Baby Gear Part 7: On the Go

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Welcome to the Baby Gear Series! When you’re getting ready for a baby, long lists of “must haves” can be overwhelming. Here’s what you ACTUALLY need (and all the stuff you don’t). Click here for an introduction, links to the complete series, and a FREE baby gear checklist and e-book!

Getting out of the house with a baby can feel like an Olympic sport, especially in the beginning. My motto has always been “be prepared” (no, I was never a scout), and in my effort to fully be prepared for every possible contingency, we often looked like we were staying overnight when we were just going to church! Truthfully, though, you don’t need that much.

In the Car

  • Car Seat. This may be the most important purchase you make for your baby. It’s one of the few purchases that could literally be a life-or-death decision (if you are ever in an accident), so it’s important to get it right. Thankfully, they aren’t that complicated. You’ll need an infant seat (the kind that look a little like a bucket and usually clip into a base) at first, then a rear-facing seat until age 2 (that’s the current law on car seats, at least in California). You can get “4-way convertible car seats” that go from infant to booster seat, but there are safety concerns and it is very convenient having an infant seat that clips out (for one thing, you can take a sleeping baby with you without disturbing them; for another, a grandparent or babysitter only needs their own base rather than uninstalling & re-installing the entire seat). We bought both an infant seat and a rear-facing to front-facing seat. Look for one with the JPMA (Juvenile Products Manufacturers Association) seal to be sure of it’s safety. I’m not usually a brand-name shopper, but finding a car seat in a brand you recognize (i.e. Graco, Chico, Brittax) can be helpful as lesser known brands (or brands that are just starting to branch out into car seats) may not be as high quality. This is one area where a splurge makes sense. The most important factor of any car seat is that you install it correctly. BEFORE THE BABY IS BORN (at least 2 weeks before your due date), buy your seat and take it to an inspection station along with the instruction manuals for both the car and the seat (it’s helpful if you read them over first). Someone can help you see how to install it if you need help (or just reassurance). My friends recommended a Chico key fit 30 car seat (infant) and Brittax marathon. While we loved our Baby Trend Flex-Loc Infant Seat (it was simple, the bases were relatively inexpensive, and it clipped into our jogging stroller), I can’t say I honestly recommend our second car seat, as the straps tend to tangle. My friend Lesley also has a “non-recommendation” for you: “I hate my Maxi Cosi convertible car seat, mostly because it shows all the stains and is hard to clean. You have to completely take off the cover and hand wash it and line dry it”. Get it used? Please, NO. The main danger with a used car seat is that if it has ever been in (even a minor) car accident, it can become weakened in key areas that you may not be able to see, making it less effective. They also expire after ten years (plastic does deteriorate over time, especially in the hot sun). If you can be absolutely 100% neither of those things (an accident or an expiration) has happened, then it would be okay. But only then. (For example, we bought a new car seat for our car but the grandparents have used car seats that have never been in an accident and are less than 10 years old, that we got from a family member). If you do get a used seat, get it from someone you know & trust. DO NOT BUY AT A YARD SALE. (Sorry for beating a dead horse, but the safety of your little one is way too important to me to not emphasize this point).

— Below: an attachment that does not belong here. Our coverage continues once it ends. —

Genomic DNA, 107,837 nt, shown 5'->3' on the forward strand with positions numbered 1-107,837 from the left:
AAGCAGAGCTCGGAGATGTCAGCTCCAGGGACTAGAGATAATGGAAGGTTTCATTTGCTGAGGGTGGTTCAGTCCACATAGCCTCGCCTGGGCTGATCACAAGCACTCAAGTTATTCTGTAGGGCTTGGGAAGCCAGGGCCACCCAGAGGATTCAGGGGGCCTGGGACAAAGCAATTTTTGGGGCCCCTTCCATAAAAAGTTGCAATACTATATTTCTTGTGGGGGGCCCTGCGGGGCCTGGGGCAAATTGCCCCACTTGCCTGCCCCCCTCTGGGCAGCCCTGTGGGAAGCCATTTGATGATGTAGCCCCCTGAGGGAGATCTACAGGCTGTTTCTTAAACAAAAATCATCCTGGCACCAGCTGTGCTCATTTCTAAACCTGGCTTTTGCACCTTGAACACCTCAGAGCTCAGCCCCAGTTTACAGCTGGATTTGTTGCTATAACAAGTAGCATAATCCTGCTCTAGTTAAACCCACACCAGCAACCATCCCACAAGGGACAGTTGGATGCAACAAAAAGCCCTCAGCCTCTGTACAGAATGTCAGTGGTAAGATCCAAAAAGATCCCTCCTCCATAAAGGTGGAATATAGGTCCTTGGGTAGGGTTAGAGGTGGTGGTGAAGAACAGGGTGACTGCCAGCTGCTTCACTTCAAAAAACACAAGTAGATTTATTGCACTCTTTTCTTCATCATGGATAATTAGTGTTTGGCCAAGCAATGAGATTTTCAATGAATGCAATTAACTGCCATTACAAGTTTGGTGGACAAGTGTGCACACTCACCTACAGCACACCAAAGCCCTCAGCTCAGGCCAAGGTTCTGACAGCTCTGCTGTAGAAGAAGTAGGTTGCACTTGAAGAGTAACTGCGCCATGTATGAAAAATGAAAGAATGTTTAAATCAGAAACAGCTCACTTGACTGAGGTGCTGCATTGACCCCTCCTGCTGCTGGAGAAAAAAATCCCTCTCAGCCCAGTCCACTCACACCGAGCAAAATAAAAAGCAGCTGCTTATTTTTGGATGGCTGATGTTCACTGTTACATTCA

• Recommended: “Baby on Board” Sign. For quite a while, I wondered what these were for. Were they for bragging rights (like those “my child is an honor student at some school you’ve never heard of” bumper stickers)? Were you supposed to drive more carefully around them? Actually, they are to let first responders know that someone in the car is unable to get themselves out. Knowing this, we got one for our car. They are only a buck or two, and I like the peace of mind.  Get it used? Sure!
  • Recommended: Sun Shields. We love the sun shades that attach to our windows to keep the sun out of Man Cub’s eyes. While not a need, they cut down on fussing. A little tip: when your little one is rear-facing (remember, until age 2), put the shades on the side window closest to them and the rear window directly behind them instead of on each side. Get it used? We did.
  • Optional: Soft Mirror. Some moms like having a mirror to look back at their baby with. I think I would just be distracted. If you’d enjoy it, go for it. One important caveat, though: BE SURE it’s a soft mirror, so that if it becomes detached in an accident it will not hurt your baby. Get it used? As long as it still attaches securely.
  • Optional: Soft Toys. It can be very helpful to have something to amuse your little traveler. Just be sure they are soft and no small parts. Get it used? Yes.
  • Safety Risk: Extra Padding. Padding that does not come with the car seat can unsafely compress, causing too much space. ONLY use the padding that comes WITH your car seat. The exception to this (according to the car seat safety inspector we met with) would be tightly rolled towels (not too soft) on either side or your baby’s head, when they are in that “wobbly head” phase. Also, if you want to bundle your baby, do it with blankets OVER the car seat straps, not jackets or blankets under the straps (these, again, can compress).